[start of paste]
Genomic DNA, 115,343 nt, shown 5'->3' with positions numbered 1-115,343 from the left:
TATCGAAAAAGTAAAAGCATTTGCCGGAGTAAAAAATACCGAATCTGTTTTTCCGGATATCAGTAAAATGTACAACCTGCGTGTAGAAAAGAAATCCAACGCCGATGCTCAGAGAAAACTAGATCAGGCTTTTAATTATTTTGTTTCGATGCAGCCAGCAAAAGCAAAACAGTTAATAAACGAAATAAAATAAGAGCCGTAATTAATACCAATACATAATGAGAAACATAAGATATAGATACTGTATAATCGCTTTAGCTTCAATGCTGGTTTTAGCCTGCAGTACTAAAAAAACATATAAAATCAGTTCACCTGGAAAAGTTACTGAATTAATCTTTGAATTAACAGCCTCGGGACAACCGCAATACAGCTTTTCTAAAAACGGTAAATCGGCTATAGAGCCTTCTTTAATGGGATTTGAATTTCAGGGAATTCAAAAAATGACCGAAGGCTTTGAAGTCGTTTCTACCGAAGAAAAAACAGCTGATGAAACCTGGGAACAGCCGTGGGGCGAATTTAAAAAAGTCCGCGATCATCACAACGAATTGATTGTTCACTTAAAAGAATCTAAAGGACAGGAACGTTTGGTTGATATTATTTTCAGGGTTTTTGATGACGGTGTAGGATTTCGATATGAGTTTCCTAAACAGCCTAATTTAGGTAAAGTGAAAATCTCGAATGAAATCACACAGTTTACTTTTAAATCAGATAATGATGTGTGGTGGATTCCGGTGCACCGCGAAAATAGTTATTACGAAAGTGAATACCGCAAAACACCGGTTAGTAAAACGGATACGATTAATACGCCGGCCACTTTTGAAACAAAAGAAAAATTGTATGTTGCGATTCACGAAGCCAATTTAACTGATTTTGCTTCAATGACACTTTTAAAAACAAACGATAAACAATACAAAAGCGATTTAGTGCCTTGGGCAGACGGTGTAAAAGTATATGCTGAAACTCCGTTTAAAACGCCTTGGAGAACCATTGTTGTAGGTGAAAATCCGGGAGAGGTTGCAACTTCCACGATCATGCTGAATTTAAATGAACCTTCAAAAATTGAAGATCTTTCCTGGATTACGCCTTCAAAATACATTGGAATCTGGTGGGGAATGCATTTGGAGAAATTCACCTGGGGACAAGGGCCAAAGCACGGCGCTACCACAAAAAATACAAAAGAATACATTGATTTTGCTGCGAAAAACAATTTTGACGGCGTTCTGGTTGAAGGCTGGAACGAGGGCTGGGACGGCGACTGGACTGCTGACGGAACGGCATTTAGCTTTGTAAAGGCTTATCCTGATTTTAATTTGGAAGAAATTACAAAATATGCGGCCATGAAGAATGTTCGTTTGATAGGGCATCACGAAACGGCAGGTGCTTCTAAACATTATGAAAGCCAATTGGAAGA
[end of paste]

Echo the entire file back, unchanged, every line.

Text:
Genomic DNA, 115,343 nt, shown 5'->3' with positions numbered 1-115,343 from the left:
TATCGAAAAAGTAAAAGCATTTGCCGGAGTAAAAAATACCGAATCTGTTTTTCCGGATATCAGTAAAATGTACAACCTGCGTGTAGAAAAGAAATCCAACGCCGATGCTCAGAGAAAACTAGATCAGGCTTTTAATTATTTTGTTTCGATGCAGCCAGCAAAAGCAAAACAGTTAATAAACGAAATAAAATAAGAGCCGTAATTAATACCAATACATAATGAGAAACATAAGATATAGATACTGTATAATCGCTTTAGCTTCAATGCTGGTTTTAGCCTGCAGTACTAAAAAAACATATAAAATCAGTTCACCTGGAAAAGTTACTGAATTAATCTTTGAATTAACAGCCTCGGGACAACCGCAATACAGCTTTTCTAAAAACGGTAAATCGGCTATAGAGCCTTCTTTAATGGGATTTGAATTTCAGGGAATTCAAAAAATGACCGAAGGCTTTGAAGTCGTTTCTACCGAAGAAAAAACAGCTGATGAAACCTGGGAACAGCCGTGGGGCGAATTTAAAAAAGTCCGCGATCATCACAACGAATTGATTGTTCACTTAAAAGAATCTAAAGGACAGGAACGTTTGGTTGATATTATTTTCAGGGTTTTTGATGACGGTGTAGGATTTCGATATGAGTTTCCTAAACAGCCTAATTTAGGTAAAGTGAAAATCTCGAATGAAATCACACAGTTTACTTTTAAATCAGATAATGATGTGTGGTGGATTCCGGTGCACCGCGAAAATAGTTATTACGAAAGTGAATACCGCAAAACACCGGTTAGTAAAACGGATACGATTAATACGCCGGCCACTTTTGAAACAAAAGAAAAATTGTATGTTGCGATTCACGAAGCCAATTTAACTGATTTTGCTTCAATGACACTTTTAAAAACAAACGATAAACAATACAAAAGCGATTTAGTGCCTTGGGCAGACGGTGTAAAAGTATATGCTGAAACTCCGTTTAAAACGCCTTGGAGAACCATTGTTGTAGGTGAAAATCCGGGAGAGGTTGCAACTTCCACGATCATGCTGAATTTAAATGAACCTTCAAAAATTGAAGATCTTTCCTGGATTACGCCTTCAAAATACATTGGAATCTGGTGGGGAATGCATTTGGAGAAATTCACCTGGGGACAAGGGCCAAAGCACGGCGCTACCACAAAAAATACAAAAGAATACATTGATTTTGCTGCGAAAAACAATTTTGACGGCGTTCTGGTTGAAGGCTGGAACGAGGGCTGGGACGGCGACTGGACTGCTGACGGAACGGCATTTAGCTTTGTAAAGGCTTATCCTGATTTTAATTTGGAAGAAATTACAAAATATGCGGCCATGAAGAATGTTCGTTTGATAGGGCATCACGAAACGGCAGGTGCTTCTAAACATTATGAAAGCCAATTGGAAGA